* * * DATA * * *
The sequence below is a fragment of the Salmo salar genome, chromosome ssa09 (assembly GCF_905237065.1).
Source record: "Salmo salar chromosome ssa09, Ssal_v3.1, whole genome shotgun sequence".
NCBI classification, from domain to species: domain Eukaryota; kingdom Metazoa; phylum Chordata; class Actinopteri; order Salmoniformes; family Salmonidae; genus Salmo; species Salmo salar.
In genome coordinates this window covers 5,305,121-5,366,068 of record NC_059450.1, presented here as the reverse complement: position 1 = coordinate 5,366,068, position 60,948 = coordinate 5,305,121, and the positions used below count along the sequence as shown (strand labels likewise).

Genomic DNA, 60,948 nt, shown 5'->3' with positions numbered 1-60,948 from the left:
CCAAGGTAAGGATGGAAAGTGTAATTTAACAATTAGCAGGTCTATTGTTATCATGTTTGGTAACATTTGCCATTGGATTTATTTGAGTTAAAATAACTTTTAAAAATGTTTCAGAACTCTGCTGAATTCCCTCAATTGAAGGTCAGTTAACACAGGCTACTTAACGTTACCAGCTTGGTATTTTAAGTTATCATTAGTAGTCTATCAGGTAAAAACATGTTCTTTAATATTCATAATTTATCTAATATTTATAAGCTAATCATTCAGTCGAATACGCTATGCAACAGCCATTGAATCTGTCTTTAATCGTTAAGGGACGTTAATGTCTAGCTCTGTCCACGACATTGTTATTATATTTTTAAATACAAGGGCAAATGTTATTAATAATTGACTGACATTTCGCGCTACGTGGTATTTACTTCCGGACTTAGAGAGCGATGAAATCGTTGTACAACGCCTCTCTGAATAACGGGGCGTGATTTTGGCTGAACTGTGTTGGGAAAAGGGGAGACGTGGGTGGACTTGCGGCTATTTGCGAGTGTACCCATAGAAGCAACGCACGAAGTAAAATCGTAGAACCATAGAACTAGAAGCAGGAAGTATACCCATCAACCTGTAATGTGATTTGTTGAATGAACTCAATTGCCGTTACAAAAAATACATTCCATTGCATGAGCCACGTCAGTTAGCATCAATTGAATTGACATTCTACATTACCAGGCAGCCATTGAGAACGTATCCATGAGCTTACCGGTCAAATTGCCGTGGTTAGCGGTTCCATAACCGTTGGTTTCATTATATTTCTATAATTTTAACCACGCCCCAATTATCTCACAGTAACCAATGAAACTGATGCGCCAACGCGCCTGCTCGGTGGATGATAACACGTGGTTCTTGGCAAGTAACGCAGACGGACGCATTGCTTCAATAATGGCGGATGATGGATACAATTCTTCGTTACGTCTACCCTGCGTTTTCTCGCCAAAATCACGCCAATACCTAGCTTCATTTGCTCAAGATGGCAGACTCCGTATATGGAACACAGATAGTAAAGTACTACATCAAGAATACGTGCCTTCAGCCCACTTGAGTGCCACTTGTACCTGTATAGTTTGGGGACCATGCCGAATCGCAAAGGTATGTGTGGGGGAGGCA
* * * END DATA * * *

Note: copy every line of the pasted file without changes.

The sequence below is a fragment of the Salmo salar genome, chromosome ssa09 (assembly GCF_905237065.1).
Source record: "Salmo salar chromosome ssa09, Ssal_v3.1, whole genome shotgun sequence".
NCBI classification, from domain to species: domain Eukaryota; kingdom Metazoa; phylum Chordata; class Actinopteri; order Salmoniformes; family Salmonidae; genus Salmo; species Salmo salar.
In genome coordinates this window covers 5,305,121-5,366,068 of record NC_059450.1, presented here as the reverse complement: position 1 = coordinate 5,366,068, position 60,948 = coordinate 5,305,121, and the positions used below count along the sequence as shown (strand labels likewise).

Genomic DNA, 60,948 nt, shown 5'->3' with positions numbered 1-60,948 from the left:
CCAAGGTAAGGATGGAAAGTGTAATTTAACAATTAGCAGGTCTATTGTTATCATGTTTGGTAACATTTGCCATTGGATTTATTTGAGTTAAAATAACTTTTAAAAATGTTTCAGAACTCTGCTGAATTCCCTCAATTGAAGGTCAGTTAACACAGGCTACTTAACGTTACCAGCTTGGTATTTTAAGTTATCATTAGTAGTCTATCAGGTAAAAACATGTTCTTTAATATTCATAATTTATCTAATATTTATAAGCTAATCATTCAGTCGAATACGCTATGCAACAGCCATTGAATCTGTCTTTAATCGTTAAGGGACGTTAATGTCTAGCTCTGTCCACGACATTGTTATTATATTTTTAAATACAAGGGCAAATGTTATTAATAATTGACTGACATTTCGCGCTACGTGGTATTTACTTCCGGACTTAGAGAGCGATGAAATCGTTGTACAACGCCTCTCTGAATAACGGGGCGTGATTTTGGCTGAACTGTGTTGGGAAAAGGGGAGACGTGGGTGGACTTGCGGCTATTTGCGAGTGTACCCATAGAAGCAACGCACGAAGTAAAATCGTAGAACCATAGAACTAGAAGCAGGAAGTATACCCATCAACCTGTAATGTGATTTGTTGAATGAACTCAATTGCCGTTACAAAAAATACATTCCATTGCATGAGCCACGTCAGTTAGCATCAATTGAATTGACATTCTACATTACCAGGCAGCCATTGAGAACGTATCCATGAGCTTACCGGTCAAATTGCCGTGGTTAGCGGTTCCATAACCGTTGGTTTCATTATATTTCTATAATTTTAACCACGCCCCAATTATCTCACAGTAACCAATGAAACTGATGCGCCAACGCGCCTGCTCGGTGGATGATAACACGTGGTTCTTGGCAAGTAACGCAGACGGACGCATTGCTTCAATAATGGCGGATGATGGATACAATTCTTCGTTACGTCTACCCTGCGTTTTCTCGCCAAAATCACGCCAATACCTAGCTTCATTTGCTCAAGATGGCAGACTCCGTATATGGAACACAGATAGTAAAGTACTACATCAAGAATACGTGCCTTCAGCCCACTTGAGTGCCACTTGTACCTGTATAGTTTGGGGACCATGCCGAATCGCAAAGGTATGTGTGGGGGAGGCA